Activist accuses tobacco industry of ‘aggressive attempt’ to derail anti-smoking law

The deputy director of the Environmental Rights Action/Friends of the Earth Nigeria, Akinbode Oluwafemi, has accused the tobacco industry of laying the groundwork to a major subversion of the country’s tobacco control policies.

Speaking at a press conference in Abuja on Thursday, Mr. Oluwafemi said the industry had been coercing government officials to advocate on their behalf, interfering in policy making through trade committees and third parties, and aggressively lobbying and bribing policy makers.

“As we speak today, there is an aggressive attempt to derail the implementation of the National Tobacco Control Act which was signed into law by former president Goodluck Jonathan in 2015 and now nearing implementation as the Ministry of Health fashions regulations for its implementation.”

Mr. Oluwafemi said the first attempt to thwart the tobacco control policy was a public notice by the Initiative for Public Policy Analysis, IPPA, – an organization he described as a tobacco industry front group – casting doubts on the integrity of members of the National Tobacco Control Committee, NATOCC.

“The role of the NATOCC which boasts credible individuals determined to ensure Nigeria implements the tobacco law to the last detail is advisory.

“Having found its membership untainted, the tobacco industry tried to sell the public a dummy by insinuating that the NATOCC members were funded agents of international donor agencies and NGOs.”

The IPPA had placed an advertorial in a national newspaper on October 6th last year titled ‘SOS: Save National Tobacco Control Committee from Subversive Elements’ questioning the integrity of the NATOCC members.

The Health Minister, Isaac Adewole, had responded swiftly to the claims saying his ministry had the constitutional authority to collaborate with both local and international partners to advance the country’s public health initiative.

Thompson Ayodele, IPPA’s Executive Director, told PREMIUM TIMES there was nothing wrong with taking a position different from that of anti-tobacco groups.

“If they think their position is the only valid position, then they are mistaken,” Mr. Ayodele said in a phone interview on Thursday night.

“If they keep on antagonizing any group opposing them and associating them with the tobacco industry, then you should ask them what is their own interest? Who is funding them?

“These groups want tobacco banned and we have always advocated that banning tobacco is not the solution. Have they noticed any market where tobacco is banned?”

‘Tobacco industry at it again’

At Thursday’s press conference, Mr. Oluwafemi said following the health minister’s vote of confidence on members of the NATOCC, the tobacco industry had begun other moves to undermine the government’s policy.

“We have learnt of a very suspicious Bill to amend the National Tobacco Control Act 2015 sponsored by Honourable Dickson Tarkighir representing Makurdi/Guma federal constituency in the Federal House of Representatives,” said Mr. Oluwafemi.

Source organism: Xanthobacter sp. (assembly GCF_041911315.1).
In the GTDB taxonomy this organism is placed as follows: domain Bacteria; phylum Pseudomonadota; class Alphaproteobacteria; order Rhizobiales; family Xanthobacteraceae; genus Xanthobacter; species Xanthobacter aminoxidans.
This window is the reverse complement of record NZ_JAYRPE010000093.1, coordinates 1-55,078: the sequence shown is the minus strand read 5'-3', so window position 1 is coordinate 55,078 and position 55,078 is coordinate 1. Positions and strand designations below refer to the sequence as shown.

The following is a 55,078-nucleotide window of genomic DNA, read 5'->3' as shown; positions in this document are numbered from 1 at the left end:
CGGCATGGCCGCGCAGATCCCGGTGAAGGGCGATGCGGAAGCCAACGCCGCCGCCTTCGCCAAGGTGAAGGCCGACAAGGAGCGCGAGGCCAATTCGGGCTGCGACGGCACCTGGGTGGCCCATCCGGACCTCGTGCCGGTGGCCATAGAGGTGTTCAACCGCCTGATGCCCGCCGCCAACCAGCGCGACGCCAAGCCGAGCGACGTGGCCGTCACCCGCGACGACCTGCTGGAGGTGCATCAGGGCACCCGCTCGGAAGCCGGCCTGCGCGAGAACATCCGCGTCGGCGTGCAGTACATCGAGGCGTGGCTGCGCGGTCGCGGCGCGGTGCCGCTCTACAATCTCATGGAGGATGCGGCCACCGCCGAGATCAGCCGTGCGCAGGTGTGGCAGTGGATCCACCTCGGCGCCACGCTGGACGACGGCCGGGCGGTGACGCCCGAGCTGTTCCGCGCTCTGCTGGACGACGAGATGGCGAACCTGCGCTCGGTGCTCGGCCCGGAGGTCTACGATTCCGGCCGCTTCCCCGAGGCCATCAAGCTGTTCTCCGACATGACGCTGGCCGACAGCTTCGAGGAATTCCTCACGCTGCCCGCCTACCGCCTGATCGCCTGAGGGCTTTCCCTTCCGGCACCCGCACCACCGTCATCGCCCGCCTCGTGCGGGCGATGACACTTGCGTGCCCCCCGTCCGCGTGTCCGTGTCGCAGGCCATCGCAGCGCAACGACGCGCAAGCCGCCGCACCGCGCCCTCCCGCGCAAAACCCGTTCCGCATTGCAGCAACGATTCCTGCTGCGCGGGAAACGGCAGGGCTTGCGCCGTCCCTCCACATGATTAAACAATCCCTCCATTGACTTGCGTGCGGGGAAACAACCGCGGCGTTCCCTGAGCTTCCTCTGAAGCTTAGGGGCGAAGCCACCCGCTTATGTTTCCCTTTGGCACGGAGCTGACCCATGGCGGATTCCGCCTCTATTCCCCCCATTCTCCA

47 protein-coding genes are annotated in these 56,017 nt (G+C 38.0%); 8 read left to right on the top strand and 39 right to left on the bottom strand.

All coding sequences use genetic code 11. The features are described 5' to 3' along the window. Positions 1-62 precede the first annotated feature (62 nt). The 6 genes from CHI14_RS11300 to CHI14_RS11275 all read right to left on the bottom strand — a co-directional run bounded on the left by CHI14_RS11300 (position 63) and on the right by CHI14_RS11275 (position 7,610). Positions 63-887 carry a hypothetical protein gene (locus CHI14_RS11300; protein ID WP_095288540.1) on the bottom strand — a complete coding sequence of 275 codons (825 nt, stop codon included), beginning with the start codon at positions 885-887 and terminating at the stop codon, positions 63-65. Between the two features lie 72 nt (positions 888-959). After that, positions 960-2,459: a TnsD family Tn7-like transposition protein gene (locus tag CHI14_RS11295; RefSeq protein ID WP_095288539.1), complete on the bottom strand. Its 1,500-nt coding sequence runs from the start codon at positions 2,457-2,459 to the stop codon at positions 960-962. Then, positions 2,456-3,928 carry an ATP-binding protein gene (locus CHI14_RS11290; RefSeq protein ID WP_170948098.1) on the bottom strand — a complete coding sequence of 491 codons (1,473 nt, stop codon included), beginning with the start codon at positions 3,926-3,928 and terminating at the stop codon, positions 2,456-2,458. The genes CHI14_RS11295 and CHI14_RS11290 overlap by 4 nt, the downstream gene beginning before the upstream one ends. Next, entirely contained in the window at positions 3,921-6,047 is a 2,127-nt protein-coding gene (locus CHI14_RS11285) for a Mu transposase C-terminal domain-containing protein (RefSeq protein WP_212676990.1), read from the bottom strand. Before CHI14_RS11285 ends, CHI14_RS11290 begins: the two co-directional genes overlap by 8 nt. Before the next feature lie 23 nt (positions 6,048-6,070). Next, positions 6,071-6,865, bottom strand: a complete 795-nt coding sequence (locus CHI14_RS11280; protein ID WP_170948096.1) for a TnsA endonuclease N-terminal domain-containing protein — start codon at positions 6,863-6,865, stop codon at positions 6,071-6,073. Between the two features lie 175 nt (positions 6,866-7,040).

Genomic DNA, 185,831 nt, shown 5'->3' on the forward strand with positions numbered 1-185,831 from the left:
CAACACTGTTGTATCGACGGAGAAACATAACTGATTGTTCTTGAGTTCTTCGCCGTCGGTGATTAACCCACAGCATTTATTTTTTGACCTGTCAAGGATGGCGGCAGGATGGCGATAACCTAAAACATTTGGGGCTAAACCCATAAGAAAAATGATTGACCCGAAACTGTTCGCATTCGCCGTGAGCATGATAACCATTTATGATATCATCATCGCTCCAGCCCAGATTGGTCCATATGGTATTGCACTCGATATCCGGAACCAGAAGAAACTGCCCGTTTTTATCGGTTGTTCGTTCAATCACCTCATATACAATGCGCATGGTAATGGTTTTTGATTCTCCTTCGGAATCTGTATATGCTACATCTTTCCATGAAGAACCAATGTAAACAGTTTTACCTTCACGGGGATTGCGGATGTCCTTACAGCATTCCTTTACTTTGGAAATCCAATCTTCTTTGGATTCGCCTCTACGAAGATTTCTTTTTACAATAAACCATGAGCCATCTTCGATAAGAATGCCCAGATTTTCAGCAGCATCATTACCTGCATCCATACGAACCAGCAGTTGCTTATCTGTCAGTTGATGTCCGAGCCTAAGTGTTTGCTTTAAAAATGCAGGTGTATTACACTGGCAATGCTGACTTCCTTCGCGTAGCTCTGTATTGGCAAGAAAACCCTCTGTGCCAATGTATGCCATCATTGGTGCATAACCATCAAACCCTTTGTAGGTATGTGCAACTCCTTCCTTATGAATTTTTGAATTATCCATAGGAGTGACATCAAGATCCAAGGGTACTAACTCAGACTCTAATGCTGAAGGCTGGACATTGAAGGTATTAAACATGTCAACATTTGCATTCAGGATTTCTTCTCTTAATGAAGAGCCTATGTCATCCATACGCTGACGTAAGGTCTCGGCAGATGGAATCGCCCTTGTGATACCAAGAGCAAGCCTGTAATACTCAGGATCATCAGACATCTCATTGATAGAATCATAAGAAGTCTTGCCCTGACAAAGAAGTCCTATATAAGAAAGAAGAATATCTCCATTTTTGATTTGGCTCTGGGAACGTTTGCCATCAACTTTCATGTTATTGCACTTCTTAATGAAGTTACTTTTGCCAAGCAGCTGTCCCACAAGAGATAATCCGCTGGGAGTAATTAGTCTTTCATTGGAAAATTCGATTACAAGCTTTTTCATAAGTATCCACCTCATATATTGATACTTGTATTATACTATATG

“Among others, the Bill seeks to vest the implementation of the NTC Act with the National Agency for Food, Drugs Administration and Control (NAFDAC) and as anticipated, has the full support of the tobacco industry.”

Mr. Oluwafemi said the latest moves did not come as a surprise because in the run up to the passage of the tobacco law in 2015, the tobacco industry stopped at nothing to upturn efforts already put in place at the time.

“The suspicious Bill removes all powers of the Minister of Health and vests same with the Director General of the National Agency for Foods, Drug Administration and Control, putting tobacco control absolutely under NAFDAC.

“It also vests full administration of the NTC Act in the NAFDAC. Dubiously, the new bill deleted Sections 2, 3, 4, and 6 of the NTC Act, which established the NATOCC and seeks to create a National Tobacco Control Directorate under NAFDAC.”

Mr. Oluwafemi further accused the tobacco industry of planting moles in government ministries that are involved in tobacco control policy.

“It may interest you to know that we learnt of the recent leak of a confidential document relating to the implementing guidelines and regulations for the NTC Act at the Ministry of Justice.

“This alleged breach in form of the smuggling of a supposed confidential document to one of the leading tobacco corporations in the country, is a sad reminder that an official from the same ministry who was on the delegation of the Nigerian government to the Seventh Session of the Conference of Parties to the Framework Convention on Tobacco Control in November 2016 advanced tobacco industry-laced arguments that shocked the world at the talks.”

Mr. Oluwafemi called on the Nigerian government to identify those behind the leaks at the Justice Ministry as well as put a mechanism in place to insulate tobacco policies from tobacco industry interference.

“As we have said time and again, delay in the full implementation of the NTC Act will be exploited by the tobacco industry to begin a new onslaught on our nation and particularly our youth. The Nigerian government must be wary of the tobacco industry.”

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